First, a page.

ARTISTIC ACTIVITIES TO BE SHARED:
SPACE INTERVENTION/ PUBLIC ART
HANG DRUM MUSIC
ORGAN GRINDER MUSIC
WORKSHOPS (ON ALMOST EVERYTHING THAT WILL BE PERFORMED)
Should CompArte happen? That question is for all of you. And the answer should include how, where, and the customary etcetera’s. We think that if you are capable of aweing the world with your work, you can surely organize yourselves to celebrate humanity in the face of the machine.
We Zapatistas have suspended (not cancelled) our participation. We think, we believe, and we hope that there will be cleaner days in which to offer it. We don’t know when, maybe for the birthday party of the National Indigenous Congress, but we don’t want to commit ourselves because what if…
The Zapatista CompArte
But since we’re on the topic, we want to let you know what our artistic contribution was going to be like. Well, better yet, we’ll tell you what Comandante Tacho told us, in so many words: “There is a compa who created his song, he finished the whole thing, that is, the lyrics and the music. And in his community they started a band. In the selection process in the caracol of La Realidad, where we were evaluating contributions from all of the communities to select which ones would go to Oventik, I heard his song, which is about resistance. Just imagine, sup, this compa was just a little thing when we rose up in 1994 and his song explained the resistance better than I could. I didn’t know whether to applaud or take notes. Now we’re really getting somewhere.”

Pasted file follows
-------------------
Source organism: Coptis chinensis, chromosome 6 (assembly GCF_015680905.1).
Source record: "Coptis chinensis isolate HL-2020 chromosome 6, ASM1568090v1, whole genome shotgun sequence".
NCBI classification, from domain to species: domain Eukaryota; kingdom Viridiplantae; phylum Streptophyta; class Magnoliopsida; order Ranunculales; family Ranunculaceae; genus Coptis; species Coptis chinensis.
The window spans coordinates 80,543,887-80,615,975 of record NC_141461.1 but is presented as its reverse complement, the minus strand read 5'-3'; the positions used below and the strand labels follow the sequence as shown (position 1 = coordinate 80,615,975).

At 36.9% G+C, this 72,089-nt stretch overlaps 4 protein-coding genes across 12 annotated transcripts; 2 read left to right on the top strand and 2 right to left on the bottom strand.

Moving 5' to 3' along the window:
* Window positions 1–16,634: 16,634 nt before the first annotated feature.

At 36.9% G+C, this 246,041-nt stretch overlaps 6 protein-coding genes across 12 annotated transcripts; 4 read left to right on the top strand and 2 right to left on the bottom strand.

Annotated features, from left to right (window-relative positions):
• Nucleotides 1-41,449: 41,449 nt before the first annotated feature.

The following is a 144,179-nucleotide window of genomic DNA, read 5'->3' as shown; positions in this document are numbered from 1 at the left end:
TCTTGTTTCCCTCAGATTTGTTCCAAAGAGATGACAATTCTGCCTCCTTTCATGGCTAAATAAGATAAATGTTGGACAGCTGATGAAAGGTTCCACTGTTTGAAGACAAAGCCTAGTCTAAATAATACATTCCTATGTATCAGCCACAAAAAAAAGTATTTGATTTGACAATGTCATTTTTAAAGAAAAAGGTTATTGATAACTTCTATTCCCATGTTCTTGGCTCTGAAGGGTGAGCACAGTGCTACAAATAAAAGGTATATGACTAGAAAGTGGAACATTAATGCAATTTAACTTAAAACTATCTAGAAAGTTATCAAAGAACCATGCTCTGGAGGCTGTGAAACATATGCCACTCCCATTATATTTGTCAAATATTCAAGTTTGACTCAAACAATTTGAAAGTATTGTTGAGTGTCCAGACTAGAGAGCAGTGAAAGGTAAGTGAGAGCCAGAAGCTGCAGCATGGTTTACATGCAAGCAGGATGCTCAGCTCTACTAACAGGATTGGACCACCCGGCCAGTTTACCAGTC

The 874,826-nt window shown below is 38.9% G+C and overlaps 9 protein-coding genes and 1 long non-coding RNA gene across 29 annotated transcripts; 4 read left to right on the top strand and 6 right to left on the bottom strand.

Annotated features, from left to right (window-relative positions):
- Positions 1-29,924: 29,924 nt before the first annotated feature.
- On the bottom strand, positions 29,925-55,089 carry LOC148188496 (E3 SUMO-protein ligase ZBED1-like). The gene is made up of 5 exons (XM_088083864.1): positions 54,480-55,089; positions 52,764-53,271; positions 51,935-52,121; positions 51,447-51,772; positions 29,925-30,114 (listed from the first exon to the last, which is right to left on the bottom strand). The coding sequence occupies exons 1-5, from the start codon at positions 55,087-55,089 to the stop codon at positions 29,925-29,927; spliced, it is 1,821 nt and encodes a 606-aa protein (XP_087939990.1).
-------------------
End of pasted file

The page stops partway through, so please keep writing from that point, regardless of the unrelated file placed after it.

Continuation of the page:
Comandante Zebedeo also told us: “one compa came up to me and said that the situation was pretty bad, that he thought maybe they wouldn’t be able to have the festival because of all the attacks against the teachers. But he was happy because, as he said, “I didn’t know I could sing; now I know I can sing and I can even create my own songs where I talk about how we Zapatistas do things. Even if there isn’t a festival, I’m happy. What’s more, even if it doesn’t happen this time, perhaps we can do it another time.
And if you, artists, compas of the Sixth, are trying to imagine what the Zapatista artistic contributions would be like, well we’re including a video here. Maybe another day we’ll put up more, or maybe photos, because we really struggle with this internet thing. This dance in the video was created by a collective from the Altos zone, in the caracol of Oventik. We don’t know if it’s called dance or choreography, but it is called resistance and the music is a mix of the track by Mc Lokoter “Esta tierra que me vio nacer” [This land birthed me], and a ska track, “El Vals del Obrero” [The Worker’s Waltz] from the Spanish group SKA-P. The MC at the beginning explains the meaning of the dance. The video was produced by “Los Tercios Compas” in one of the selection rounds for who would go to Oventik, a little over two months ago (meaning, we didn’t suspend our participation because we weren’t prepared). Here it is. Aaaaaaaaah jump!